This stops the heat going into the wall and instead reflects it back where you need it – into the room. It can be bought for under £10 and is certainly worth a try. Quick Tip – some money-saving websites say you can use normal kitchen foil – you can but it isn’t as effective.

General Draught Proofing

Mini-draughts can let a lot of cold in and warm air out, so are worth combating. The letterbox can let in a lot of air, especially when it is windy, so be sure to add a letterbox brush for extra draught-proofing.

Also, keyholes can be surprisingly draughty, so an easy moveable keyhole cover can be a great idea. Cat flaps can also be very draughty, so fill them with a blanket if they aren’t used at the moment, or if the cat doesn’t go out as much during winter.

Jacketing Your Storage Tank

The hot water tank in your house could be losing up to 75% of its heat because it isn’t jacketed (source). Fitting it with a low-cost hot water cylinder jacket will insulate it keeping the heat in and helping keep the water hotter for longer.

Upgrading Your Old Boiler

Although it might seem like an absolutely huge outlay, the cost of upgrading an old boiler pales in comparison to the additional money you have been paying to use your old one, especially as your boiler accounts for over half of the money you spend on energy bills every year (source).

New boilers tend to have rated efficiencies of nearly 100% more than old ones. So they use a lot less energy and save you money in running costs, as well as saving the planet massive amounts of CO2. For more guidance on choosing a new boiler and potentially getting help buying one, click here.

Thermostatic Radiator Valves

Thermostatic radiator valves help you set different temperature controls on different radiators, so the heat can be more or less dependent on the room. This is ideal if you tend to turn the heating up to full for one room but don’t need it to be that high in the rest of the house. It enables you to have control over the temperature throughout your house.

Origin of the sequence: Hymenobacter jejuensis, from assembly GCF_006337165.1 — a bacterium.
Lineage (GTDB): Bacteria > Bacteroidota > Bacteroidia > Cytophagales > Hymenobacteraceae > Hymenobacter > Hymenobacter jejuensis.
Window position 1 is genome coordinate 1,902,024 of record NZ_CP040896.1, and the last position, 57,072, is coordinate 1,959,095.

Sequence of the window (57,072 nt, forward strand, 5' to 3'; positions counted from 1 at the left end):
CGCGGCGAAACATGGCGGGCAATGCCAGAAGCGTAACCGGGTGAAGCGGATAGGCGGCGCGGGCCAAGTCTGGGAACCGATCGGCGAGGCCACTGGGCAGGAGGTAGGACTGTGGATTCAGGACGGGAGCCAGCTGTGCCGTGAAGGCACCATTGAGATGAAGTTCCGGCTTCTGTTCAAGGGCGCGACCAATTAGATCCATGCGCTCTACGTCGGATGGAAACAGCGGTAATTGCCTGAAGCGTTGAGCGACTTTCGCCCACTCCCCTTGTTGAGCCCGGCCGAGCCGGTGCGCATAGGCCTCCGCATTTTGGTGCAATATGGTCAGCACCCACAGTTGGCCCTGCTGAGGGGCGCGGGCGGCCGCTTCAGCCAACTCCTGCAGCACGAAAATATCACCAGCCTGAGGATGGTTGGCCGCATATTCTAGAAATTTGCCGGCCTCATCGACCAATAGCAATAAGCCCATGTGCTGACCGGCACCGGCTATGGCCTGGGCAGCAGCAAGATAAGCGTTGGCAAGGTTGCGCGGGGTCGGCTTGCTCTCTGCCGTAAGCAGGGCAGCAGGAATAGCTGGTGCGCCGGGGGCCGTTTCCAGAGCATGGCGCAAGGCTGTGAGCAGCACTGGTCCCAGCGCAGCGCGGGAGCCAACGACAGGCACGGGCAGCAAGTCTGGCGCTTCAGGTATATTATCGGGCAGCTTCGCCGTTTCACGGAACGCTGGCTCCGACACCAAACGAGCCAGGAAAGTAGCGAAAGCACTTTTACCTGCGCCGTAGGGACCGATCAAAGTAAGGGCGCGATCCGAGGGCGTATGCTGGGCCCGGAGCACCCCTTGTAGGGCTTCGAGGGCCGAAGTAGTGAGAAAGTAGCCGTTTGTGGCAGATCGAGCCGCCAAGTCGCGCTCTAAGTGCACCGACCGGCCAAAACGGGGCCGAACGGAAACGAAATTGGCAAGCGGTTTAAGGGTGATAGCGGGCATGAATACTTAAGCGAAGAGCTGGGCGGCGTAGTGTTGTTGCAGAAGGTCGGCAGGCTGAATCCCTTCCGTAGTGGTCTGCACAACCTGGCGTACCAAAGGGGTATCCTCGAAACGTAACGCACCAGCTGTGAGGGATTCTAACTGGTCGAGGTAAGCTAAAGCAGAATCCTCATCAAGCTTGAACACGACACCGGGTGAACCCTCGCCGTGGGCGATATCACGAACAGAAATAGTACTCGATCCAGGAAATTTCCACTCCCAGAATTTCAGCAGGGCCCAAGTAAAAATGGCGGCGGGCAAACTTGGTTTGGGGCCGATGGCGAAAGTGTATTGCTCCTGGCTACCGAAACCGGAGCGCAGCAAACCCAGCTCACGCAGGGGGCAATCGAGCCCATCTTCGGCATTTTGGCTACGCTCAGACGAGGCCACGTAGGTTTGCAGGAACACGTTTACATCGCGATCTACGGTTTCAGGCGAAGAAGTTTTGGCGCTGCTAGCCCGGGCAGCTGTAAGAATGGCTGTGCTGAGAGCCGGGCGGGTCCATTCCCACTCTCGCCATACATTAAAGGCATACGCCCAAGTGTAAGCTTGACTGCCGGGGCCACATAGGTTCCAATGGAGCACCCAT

If you’ve got a decent budget to play with and want to add real eco-friendly power to your home (and add to your home’s value), you might want to consider renewable energy. This type of energy comes from the sun, wind, ground and water and works with technology to harvest the energy for you to use.

There are lots of different options to choose from including; biomass boilers, solar panels, wind turbines, ground source heat pumps and hydro energy. For more information, click here.

Free Heat

It can seem tempting to just leave the curtains closed during the day and keep any heat in, but this is counterproductive and not only means you maximise your chance of getting condensation problems but also means you are missing out on all the free heat and warmth from the sunshine. Keep curtains open during the day and close them just as the light starts to drop.

Keep Radiators Clear

Putting furniture in front of radiators, clothes on top of them, or curtains in front of them, all mean you have something else absorbing the heat you should be benefiting from. If you block the radiator to heat it is likely you have the heating on higher in order to compensate.

Place A Shelf Above The Radiator

This is a good way to channel the heat and stop the hot air from moving directly upwards. Just be sure to avoid putting anything heat-perishable on the shelf.

Shut Doors

Many of us prefer to keep doors open for a more spacious feeling at home, but that doesn’t help when we are trying to keep the heat in. Keep doors closed across the home to keep heat trapped in smaller areas.

Cover Bare Floors

If a floor is not properly insulated, it can account for a lot of heat loss. If you don’t have carpets you should look at using rugs as a temporary insulation solution. Underfloor heating might be a good consideration if cold floors are a continual issue.

Use The Timers On Your Boiler

You don’t need to have the heating on all day and where possible, should work to have the house warmed up gradually rather than very quickly. This creates more control over the temperature and enables the house to be heated more efficiently.

Secondary Glazing

Secondary glazing offers a wide range of benefits to homeowners looking to reduce heat loss in their homes and save on energy bills. They improve your home’s energy rating, reduce your heating bills, provide excellent draught control, are thermally efficient and have lots of other benefits including noise reduction, improved home security and condensation control.

They are also suitable for homes where the homeowner does not want to or is unable to remove the current windows and needs a window insulation solution.